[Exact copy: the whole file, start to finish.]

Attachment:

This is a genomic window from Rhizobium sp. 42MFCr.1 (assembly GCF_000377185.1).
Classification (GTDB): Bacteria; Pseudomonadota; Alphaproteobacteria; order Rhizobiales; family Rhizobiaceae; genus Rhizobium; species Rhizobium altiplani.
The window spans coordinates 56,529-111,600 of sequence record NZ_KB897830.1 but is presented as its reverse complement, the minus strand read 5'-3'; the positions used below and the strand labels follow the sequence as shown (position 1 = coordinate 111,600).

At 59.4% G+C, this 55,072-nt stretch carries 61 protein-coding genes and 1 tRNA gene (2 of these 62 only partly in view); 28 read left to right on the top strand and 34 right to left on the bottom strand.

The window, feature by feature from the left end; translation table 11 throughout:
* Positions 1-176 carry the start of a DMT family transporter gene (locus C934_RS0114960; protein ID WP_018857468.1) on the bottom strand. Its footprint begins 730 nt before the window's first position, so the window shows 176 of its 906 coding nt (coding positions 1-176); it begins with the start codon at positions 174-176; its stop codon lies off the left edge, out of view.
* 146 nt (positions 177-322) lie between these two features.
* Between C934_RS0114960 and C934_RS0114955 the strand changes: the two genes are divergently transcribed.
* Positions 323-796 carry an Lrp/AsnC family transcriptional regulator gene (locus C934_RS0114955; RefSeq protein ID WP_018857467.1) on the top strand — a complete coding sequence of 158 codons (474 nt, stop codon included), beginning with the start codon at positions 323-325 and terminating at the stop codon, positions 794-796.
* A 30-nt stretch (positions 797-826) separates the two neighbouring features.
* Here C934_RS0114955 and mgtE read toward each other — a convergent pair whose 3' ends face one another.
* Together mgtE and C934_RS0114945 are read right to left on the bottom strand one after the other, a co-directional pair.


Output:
This is a genomic window from Rhizobium sp. 42MFCr.1 (assembly GCF_000377185.1).
Classification (GTDB): Bacteria; Pseudomonadota; Alphaproteobacteria; order Rhizobiales; family Rhizobiaceae; genus Rhizobium; species Rhizobium altiplani.
The window spans coordinates 56,529-111,600 of sequence record NZ_KB897830.1 but is presented as its reverse complement, the minus strand read 5'-3'; the positions used below and the strand labels follow the sequence as shown (position 1 = coordinate 111,600).

At 59.4% G+C, this 55,072-nt stretch carries 61 protein-coding genes and 1 tRNA gene (2 of these 62 only partly in view); 28 read left to right on the top strand and 34 right to left on the bottom strand.

The window, feature by feature from the left end; translation table 11 throughout:
* Positions 1-176 carry the start of a DMT family transporter gene (locus C934_RS0114960; protein ID WP_018857468.1) on the bottom strand. Its footprint begins 730 nt before the window's first position, so the window shows 176 of its 906 coding nt (coding positions 1-176); it begins with the start codon at positions 174-176; its stop codon lies off the left edge, out of view.
* 146 nt (positions 177-322) lie between these two features.
* Between C934_RS0114960 and C934_RS0114955 the strand changes: the two genes are divergently transcribed.
* Positions 323-796 carry an Lrp/AsnC family transcriptional regulator gene (locus C934_RS0114955; RefSeq protein ID WP_018857467.1) on the top strand — a complete coding sequence of 158 codons (474 nt, stop codon included), beginning with the start codon at positions 323-325 and terminating at the stop codon, positions 794-796.
* A 30-nt stretch (positions 797-826) separates the two neighbouring features.
* Here C934_RS0114955 and mgtE read toward each other — a convergent pair whose 3' ends face one another.
* Together mgtE and C934_RS0114945 are read right to left on the bottom strand one after the other, a co-directional pair.